If you want to know your baby's sex before they're born, the most widely used way of telling a baby boy from a baby girl on a pregnancy ultrasound scan is the 3 lines method – sometimes also (unofficially) called the 'hamburger sign' or the 'potty shot method'.


"It's the most common and reliable way to determine a baby's sex during pregnancy," says Christoph Lees, Professor of Obstetrics at Imperial College London and a faculty speaker for the International Society of Ultrasound in Obstetrics and Gynaecology.

And it's the method used by sonographers (the qualified professionals who use ultrasound imaging to conduct and interpret scans) at your 20-week NHS pregnancy scan and also, if you wish to pay for extra scans, at private scan clinics.

Here's how to spot the 3 lines, know what they mean, and tell the difference between a boy and a girl ultrasound image

What are the 3 lines on an ultrasound?

The 3 lines are the image you can see on the scan of a baby girl's genitals: the clitoris, surrounded by the 2 lips of the labia. So if there are 3 lines on your pregnancy scan, you're pregnant with a little girl.

"Sonographers look for the distinguishing signs of the different genitalia," says Professor Lees. "With a female baby, this can appear to look like 3 white lines.

More like this

"With a male baby, it is often possible to observe the penis, testicles and scrotum instead."

Is this the same as the 'hamburger' sign?

Yes, the 3 lines can also be described as looking like the outline of a hamburger (bun, burger patty, bun – in a stack).

And is this the 'potty shot' image?

Yes, the scan image that shows the presence – or not – of the 3 lines can only be captured from a view up between your baby's legs, why is why it's often called the potty shot.

"It's the view you'd get if you positioned a camera in the base of a potty and your baby was sitting on top of the potty," says Jan Steward, Director and Co-Founder of the private ultrasound provider Ultrasound Direct.

"We give all parents-to-be who come for scans some example 'potty shot' scan images, and explain that looking for the 3 lines is one of the ways that we are able to determine if you are having a girl."

What do the 3 lines look like on an ultrasound that are the sign of a girl baby?

pregnancy ultrasound 'potty shot' image showing the 3 lines that indicate a girl baby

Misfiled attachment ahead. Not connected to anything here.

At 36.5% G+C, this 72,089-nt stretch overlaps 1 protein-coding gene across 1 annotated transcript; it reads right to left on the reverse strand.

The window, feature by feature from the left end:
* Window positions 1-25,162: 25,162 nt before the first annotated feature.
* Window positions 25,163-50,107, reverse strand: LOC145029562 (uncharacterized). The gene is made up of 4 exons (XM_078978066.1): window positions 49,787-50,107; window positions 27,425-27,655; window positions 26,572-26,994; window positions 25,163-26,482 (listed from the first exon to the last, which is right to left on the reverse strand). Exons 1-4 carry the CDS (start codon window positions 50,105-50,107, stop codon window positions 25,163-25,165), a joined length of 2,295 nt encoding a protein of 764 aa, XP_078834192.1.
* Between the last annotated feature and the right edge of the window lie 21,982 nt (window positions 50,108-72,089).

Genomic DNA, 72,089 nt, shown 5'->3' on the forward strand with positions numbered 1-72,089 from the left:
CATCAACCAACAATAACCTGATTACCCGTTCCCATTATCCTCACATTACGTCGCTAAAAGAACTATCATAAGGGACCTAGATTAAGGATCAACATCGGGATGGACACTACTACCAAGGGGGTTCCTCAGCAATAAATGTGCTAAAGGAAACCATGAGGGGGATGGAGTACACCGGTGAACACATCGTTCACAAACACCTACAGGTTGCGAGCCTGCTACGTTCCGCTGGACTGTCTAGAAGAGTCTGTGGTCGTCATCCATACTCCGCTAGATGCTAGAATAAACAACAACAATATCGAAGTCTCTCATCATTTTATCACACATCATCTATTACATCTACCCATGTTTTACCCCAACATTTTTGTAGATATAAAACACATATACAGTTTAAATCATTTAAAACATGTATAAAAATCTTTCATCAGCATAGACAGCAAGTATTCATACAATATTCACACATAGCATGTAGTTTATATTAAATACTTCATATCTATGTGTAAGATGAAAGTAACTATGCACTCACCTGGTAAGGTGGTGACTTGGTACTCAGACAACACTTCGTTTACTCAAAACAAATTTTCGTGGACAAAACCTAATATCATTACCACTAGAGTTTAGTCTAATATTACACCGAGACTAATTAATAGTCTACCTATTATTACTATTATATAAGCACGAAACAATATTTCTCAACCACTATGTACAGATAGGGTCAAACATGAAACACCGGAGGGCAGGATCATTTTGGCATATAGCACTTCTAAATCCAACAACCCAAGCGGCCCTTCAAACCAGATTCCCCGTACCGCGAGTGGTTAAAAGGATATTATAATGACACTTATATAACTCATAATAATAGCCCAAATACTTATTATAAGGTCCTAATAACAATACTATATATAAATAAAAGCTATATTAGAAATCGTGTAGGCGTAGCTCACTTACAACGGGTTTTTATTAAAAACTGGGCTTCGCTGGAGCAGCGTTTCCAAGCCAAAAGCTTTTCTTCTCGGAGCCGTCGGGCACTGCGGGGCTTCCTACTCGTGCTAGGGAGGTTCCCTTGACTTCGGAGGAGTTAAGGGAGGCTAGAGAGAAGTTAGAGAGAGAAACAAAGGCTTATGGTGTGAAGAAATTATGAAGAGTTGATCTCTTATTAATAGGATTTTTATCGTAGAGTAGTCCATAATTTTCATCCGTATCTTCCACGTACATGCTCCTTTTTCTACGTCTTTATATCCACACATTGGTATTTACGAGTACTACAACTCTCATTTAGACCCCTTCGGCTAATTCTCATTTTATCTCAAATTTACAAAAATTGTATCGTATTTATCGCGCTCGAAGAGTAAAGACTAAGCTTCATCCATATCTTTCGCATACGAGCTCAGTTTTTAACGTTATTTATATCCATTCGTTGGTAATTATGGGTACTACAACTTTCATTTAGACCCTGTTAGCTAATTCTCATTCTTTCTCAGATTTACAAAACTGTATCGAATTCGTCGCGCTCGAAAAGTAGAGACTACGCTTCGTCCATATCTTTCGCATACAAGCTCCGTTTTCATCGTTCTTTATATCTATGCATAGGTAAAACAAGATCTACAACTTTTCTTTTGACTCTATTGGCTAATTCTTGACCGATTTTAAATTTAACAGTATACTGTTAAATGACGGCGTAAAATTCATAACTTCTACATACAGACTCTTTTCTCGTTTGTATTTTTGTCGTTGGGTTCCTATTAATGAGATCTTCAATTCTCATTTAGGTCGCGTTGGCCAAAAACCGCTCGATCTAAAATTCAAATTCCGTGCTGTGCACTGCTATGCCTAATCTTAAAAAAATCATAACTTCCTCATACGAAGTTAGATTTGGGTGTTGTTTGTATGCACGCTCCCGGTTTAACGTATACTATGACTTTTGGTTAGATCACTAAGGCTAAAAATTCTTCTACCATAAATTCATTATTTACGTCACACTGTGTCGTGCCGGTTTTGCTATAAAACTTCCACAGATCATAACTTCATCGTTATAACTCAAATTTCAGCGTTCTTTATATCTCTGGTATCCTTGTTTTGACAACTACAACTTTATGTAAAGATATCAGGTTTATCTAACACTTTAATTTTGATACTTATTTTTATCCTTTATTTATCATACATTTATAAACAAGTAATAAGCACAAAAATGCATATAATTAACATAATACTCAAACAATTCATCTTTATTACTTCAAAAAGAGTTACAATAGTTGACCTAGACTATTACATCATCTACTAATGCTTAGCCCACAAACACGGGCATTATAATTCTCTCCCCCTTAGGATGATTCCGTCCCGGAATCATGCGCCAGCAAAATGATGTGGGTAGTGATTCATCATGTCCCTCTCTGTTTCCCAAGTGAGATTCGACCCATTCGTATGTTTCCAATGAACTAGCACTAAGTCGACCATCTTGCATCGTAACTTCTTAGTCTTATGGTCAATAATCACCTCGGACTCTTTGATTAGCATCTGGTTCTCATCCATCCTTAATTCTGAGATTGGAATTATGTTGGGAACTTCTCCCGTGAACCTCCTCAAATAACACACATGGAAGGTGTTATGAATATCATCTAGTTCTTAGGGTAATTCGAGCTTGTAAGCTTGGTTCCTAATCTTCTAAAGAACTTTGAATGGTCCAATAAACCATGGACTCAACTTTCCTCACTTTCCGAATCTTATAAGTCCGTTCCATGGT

On the pregnancy ultrasound scan picture above – that's been shared with us by a member of our MadeForMums Top Testers Club community – you can see the 3 lines that indicate a girl baby.

Scan pictures are often a little blurry, we know: what you're looking for is the baby's genital area which is just underneath the white arrow.

If you need some help getting your head around this view of the baby, look at the black area at the centre of the picture; now, find the baby's 2 feet above and below this black area, then track left from the feet up the legs and you'll arrive at the genitals, as seen from below (the 'potty shot' area).

pregnancy ultrasound scan images showing 3 lines to indicate a girl baby

Here are two more scan pictures, shared with us by different members of our community, each showing the 3 lines that indicate a girl baby. With the picture above left, the baby is positioned with their feet in the centre and their legs, leading up to the genital area, on the right; with the picture above right, you can see the 3 lines indicated by the white arrows.

It you're struggling to see the 3 lines – we know it's not completely obvious – we've also got a picture, below, that Ultrasound Direct share with their customers who pay for a private scan.

"We've circled the 3 lines in these scan images," says Jan Steward, "so you can clearly see them. We give this to parents-to-be when they come for their scan so that they can see what we are looking for when we determine sex."


What does a boy ultrasound scan look like? What are the signs of a boy?

pregnancy ultrasound scan showing boy genitals

This is a picture of a pregnancy ultrasound image, shared by member of our MadeForMums Top Testers Club community, of a boy baby. It's clearly different from the girl scan images above: no 3 lines and you can see the outline of male genitalia sticking out between the legs (right in the centre of the picture) instead.

2 pregnancy ultrasound scan pictures showing signs of a baby boy

And here are two more 'boy' scan pictures, shared with us by different members of our community, each showing the clear outline of a penis and scrotum between the legs. With the picture above left, you can see the legs on the right of the image with the feet pointing up towards the middle; with the picture above right, the baby's legs are sticking out straight across the middle of the image, with the feet (not visible in their entirety) on the left and the 'potty shot' in the centre of the image.